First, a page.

Getting a diagnosis as early as possible can significantly affect outcomes for people with autism, but long waitlists complicate that process. In addition to greater awareness, Halstead added there is a national shortage of providers. For parents wanting to get help for their kids, it can be very frustrating.

“There’s so many challenges about this,” said Andy Hicks, a volunteer board member with Spring Lake-based Autism Support of West Shore.

Hicks has three kids, two of whom have ASD diagnoses. Most people, he said, don’t realize right away their child has autism.

“Because there are so many things, especially at a really young age, that can look like problems that could be explained by any number of issues. So it could be that someone’s just having their development in different order or something like that,” Hicks explained.

The first time he noticed was before his second child turned 2.

“We started noticing these milestones aren’t quite coming in exactly the right order and there’s some behaviors here that seem a little bit maybe like eccentric and started talking to the pediatrician about, ‘Is there is there anything that we should be concerned about?'” Hicks recalled.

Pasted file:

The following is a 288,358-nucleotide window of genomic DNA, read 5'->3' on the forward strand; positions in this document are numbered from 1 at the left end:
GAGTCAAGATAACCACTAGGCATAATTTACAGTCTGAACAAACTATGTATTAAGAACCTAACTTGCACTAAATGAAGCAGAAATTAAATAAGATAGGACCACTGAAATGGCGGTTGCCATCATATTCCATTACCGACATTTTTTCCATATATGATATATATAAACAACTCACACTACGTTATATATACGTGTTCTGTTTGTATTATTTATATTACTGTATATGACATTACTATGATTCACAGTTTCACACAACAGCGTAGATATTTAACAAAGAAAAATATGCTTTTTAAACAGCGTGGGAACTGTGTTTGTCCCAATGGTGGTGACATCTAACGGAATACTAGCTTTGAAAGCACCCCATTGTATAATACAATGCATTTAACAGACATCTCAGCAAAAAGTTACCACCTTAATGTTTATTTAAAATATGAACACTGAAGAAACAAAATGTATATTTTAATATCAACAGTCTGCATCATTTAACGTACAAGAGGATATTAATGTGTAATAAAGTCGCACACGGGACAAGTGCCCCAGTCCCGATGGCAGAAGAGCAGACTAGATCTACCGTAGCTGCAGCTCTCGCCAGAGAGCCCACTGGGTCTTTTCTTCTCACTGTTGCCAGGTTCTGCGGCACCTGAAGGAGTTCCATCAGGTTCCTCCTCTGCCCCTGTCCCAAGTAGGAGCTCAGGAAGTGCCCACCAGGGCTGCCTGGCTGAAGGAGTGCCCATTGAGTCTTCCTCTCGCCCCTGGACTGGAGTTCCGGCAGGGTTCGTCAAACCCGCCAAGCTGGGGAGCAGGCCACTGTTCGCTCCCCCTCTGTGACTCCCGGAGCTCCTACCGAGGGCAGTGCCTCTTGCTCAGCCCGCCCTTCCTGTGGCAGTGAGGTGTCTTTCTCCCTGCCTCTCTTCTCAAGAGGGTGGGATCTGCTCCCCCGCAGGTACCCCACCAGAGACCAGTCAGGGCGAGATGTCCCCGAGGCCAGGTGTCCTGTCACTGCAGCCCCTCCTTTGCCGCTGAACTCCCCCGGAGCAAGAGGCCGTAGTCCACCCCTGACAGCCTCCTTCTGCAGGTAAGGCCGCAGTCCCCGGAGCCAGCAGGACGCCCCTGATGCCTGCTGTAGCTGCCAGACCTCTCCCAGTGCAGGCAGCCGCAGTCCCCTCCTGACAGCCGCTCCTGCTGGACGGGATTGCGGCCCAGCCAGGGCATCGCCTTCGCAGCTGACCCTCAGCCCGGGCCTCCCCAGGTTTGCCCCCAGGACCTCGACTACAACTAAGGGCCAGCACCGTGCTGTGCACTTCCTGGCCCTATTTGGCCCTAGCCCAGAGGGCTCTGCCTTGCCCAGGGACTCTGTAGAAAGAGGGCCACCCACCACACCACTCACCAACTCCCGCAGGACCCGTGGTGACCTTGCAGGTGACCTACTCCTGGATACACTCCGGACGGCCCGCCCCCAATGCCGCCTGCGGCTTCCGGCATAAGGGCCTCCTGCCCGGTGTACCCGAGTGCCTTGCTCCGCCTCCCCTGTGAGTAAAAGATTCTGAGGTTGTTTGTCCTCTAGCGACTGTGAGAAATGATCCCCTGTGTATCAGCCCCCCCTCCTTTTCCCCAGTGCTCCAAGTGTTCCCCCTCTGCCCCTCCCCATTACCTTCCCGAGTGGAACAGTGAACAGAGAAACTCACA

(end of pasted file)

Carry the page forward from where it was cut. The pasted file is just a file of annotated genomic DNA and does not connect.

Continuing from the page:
Eventually he decided to move forward with an ASD evaluation. It took nearly a year to get one for his child the first time around. The second time took even longer partly due to the pandemic, but more due to the fact that his son was under 2 years old.

“If there’s a child in a biological family that’s affected by autism, there is an increased rate of autism among other siblings, so we became aware a little bit earlier of ‘Hmm, some of these things look similar,’ and then started the process of getting an evaluation,” Hicks explained. “It took another level of specialty for somebody to be able to do that, so the availability of providers was even less so.”

Hicks knew how important it was to get a diagnosis as soon as possible.